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Temperature Sensitive Supramolecular Assemblies for Enhanced Oil Recovery
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Worldwide energy consumption is increasing at a rapid rate. To meet this increasing demand, maximizing oil recovery from existing sources has become critical. For this purpose, Chemical Enhanced Oil Recovery techniques are being increasingly used and researchers are interested in the development of new materials for use in chemical flooding. This work reports on a novel adaptable amphiphile formed by the supramolecular assembly of a complex formed by an amino-amide and citric acid to be used as a viscosity modifier in displacement fluids for oil recovery. The rheological behavior of the amphiphilic system in response to various parameters like shear, concentration, temperature and salinity is studied. Studies show that the developed adaptable amphiphile system can increase the viscosity of water 10^6 times by addition of only 5 wt% of the amphiphile. It is also noted that the changes in viscosity of the adaptable amphiphile system are reversible. The altered rheological properties are attributed to the formation of network-like entangled structures due to supramolecular assembly triggered by temperature. This research establishes some of the intriguing properties of temperature-responsive supramolecular assemblies which can prove to be highly beneficial in application to Enhanced Oil Recovery technologies.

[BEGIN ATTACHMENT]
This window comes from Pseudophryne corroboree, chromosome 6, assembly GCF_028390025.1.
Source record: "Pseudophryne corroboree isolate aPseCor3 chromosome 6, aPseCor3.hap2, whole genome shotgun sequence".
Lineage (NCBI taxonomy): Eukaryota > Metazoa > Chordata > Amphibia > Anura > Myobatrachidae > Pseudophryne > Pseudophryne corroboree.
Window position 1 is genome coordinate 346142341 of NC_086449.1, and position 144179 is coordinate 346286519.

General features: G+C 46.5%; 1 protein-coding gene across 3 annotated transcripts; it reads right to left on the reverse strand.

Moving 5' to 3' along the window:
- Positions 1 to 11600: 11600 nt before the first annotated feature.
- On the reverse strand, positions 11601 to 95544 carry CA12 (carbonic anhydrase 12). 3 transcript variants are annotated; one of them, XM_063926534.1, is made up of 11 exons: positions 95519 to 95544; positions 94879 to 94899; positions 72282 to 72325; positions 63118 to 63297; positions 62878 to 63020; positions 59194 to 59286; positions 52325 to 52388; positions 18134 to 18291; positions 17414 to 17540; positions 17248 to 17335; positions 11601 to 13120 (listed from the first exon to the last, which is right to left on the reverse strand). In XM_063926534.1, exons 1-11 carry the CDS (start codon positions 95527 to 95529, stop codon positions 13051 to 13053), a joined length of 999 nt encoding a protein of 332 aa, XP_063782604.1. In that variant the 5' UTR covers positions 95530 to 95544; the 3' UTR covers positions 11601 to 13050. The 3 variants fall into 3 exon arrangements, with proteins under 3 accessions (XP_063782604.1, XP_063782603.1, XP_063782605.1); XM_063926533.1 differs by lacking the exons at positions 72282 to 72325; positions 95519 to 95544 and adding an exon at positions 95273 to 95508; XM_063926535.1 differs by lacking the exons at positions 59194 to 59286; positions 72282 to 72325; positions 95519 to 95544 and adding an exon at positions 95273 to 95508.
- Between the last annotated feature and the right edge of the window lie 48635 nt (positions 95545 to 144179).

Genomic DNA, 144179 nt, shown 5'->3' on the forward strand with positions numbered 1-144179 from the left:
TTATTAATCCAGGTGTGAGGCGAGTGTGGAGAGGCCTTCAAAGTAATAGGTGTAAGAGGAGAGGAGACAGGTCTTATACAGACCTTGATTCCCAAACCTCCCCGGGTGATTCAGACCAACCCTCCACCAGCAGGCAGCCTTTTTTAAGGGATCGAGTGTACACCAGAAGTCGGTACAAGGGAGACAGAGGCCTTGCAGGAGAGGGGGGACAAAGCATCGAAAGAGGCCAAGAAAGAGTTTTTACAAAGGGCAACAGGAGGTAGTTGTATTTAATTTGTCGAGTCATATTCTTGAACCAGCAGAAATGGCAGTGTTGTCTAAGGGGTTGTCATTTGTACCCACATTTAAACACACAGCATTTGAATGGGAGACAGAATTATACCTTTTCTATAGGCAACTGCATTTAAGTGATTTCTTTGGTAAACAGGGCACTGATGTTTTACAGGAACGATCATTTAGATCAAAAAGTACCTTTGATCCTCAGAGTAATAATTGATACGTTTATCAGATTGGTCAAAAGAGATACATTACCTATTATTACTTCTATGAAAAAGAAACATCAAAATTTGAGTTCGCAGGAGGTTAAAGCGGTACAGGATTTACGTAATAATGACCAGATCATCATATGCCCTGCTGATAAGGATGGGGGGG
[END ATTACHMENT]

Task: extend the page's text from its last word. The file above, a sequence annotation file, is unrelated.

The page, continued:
Talari, Jyothsna Varsha (2016). Temperature Sensitive Supramolecular Assemblies for Enhanced Oil Recovery. Master's thesis, Texas A & M University. Available electronically from